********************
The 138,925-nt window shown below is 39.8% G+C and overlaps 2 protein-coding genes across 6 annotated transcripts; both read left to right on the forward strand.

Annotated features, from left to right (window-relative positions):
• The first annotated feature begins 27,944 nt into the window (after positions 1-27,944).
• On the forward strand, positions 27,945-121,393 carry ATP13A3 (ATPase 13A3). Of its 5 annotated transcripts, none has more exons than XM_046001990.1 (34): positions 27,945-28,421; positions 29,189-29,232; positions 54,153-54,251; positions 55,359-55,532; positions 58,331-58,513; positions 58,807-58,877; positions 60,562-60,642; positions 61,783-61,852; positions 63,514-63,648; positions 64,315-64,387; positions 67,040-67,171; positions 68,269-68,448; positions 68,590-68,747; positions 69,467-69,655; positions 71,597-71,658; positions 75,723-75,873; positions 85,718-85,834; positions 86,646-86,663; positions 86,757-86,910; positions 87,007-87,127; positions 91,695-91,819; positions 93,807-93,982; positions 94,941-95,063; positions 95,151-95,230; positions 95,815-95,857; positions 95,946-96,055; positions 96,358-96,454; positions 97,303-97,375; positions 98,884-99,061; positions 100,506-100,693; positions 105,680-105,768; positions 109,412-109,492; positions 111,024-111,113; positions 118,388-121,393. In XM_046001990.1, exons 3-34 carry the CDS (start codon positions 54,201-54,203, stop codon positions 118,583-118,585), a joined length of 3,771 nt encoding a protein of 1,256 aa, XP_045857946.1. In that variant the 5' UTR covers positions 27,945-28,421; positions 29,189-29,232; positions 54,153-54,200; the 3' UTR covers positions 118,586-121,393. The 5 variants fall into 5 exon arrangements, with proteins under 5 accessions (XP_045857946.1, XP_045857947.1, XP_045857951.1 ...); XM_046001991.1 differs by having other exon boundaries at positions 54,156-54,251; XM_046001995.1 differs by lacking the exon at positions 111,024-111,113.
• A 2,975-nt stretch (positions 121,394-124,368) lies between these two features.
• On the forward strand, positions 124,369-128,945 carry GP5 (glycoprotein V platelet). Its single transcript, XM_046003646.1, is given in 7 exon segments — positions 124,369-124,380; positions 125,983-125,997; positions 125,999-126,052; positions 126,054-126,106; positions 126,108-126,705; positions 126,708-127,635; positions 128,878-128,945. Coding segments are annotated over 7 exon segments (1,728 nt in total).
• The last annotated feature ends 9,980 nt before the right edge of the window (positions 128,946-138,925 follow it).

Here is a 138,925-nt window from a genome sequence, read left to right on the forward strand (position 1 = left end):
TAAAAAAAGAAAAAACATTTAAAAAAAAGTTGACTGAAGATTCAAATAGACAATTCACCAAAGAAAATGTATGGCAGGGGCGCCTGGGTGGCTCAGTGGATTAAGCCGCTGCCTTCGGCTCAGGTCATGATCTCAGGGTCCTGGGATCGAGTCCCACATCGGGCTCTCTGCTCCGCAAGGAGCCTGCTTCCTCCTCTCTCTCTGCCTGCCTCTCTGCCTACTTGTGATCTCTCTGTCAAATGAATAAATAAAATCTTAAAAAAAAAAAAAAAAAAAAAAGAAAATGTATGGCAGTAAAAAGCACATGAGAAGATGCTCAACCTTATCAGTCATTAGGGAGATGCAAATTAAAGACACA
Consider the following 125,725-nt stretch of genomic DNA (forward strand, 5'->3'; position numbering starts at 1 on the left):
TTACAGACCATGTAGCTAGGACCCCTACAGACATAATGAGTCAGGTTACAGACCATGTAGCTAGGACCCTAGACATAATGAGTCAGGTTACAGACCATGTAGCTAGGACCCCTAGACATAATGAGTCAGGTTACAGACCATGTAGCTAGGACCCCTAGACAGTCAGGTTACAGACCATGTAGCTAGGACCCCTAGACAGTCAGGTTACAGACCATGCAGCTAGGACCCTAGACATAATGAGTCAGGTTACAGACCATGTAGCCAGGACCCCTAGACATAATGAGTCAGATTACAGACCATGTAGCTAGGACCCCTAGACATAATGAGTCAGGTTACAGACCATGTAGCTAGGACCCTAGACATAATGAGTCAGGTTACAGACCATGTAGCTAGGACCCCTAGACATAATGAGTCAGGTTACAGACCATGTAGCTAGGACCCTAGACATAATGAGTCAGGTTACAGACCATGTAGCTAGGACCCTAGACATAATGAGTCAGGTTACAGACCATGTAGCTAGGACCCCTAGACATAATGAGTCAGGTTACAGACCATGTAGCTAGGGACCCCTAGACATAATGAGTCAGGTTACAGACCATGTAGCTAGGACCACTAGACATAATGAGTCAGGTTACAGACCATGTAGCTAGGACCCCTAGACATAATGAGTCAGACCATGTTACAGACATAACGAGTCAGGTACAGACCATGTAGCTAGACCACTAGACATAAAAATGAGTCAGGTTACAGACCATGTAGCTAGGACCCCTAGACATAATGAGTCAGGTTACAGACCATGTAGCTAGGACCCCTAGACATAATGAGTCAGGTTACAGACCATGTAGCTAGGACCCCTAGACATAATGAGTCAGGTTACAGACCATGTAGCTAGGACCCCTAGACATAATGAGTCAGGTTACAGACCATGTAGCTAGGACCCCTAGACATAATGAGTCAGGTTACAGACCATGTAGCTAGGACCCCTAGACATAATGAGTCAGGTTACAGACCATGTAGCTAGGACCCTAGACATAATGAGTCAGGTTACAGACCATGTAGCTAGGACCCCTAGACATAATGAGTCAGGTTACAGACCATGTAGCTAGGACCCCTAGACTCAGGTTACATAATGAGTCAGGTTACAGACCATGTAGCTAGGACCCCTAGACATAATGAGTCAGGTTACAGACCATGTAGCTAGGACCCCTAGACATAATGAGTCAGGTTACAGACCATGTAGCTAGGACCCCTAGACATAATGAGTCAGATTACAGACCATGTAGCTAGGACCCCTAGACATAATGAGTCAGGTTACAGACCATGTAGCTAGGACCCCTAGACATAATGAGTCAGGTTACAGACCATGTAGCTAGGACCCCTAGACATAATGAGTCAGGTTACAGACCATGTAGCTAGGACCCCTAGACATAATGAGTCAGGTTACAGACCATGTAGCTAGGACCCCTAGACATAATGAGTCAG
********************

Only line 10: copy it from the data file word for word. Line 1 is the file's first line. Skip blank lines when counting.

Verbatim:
Consider the following 125,725-nt stretch of genomic DNA (forward strand, 5'->3'; position numbering starts at 1 on the left):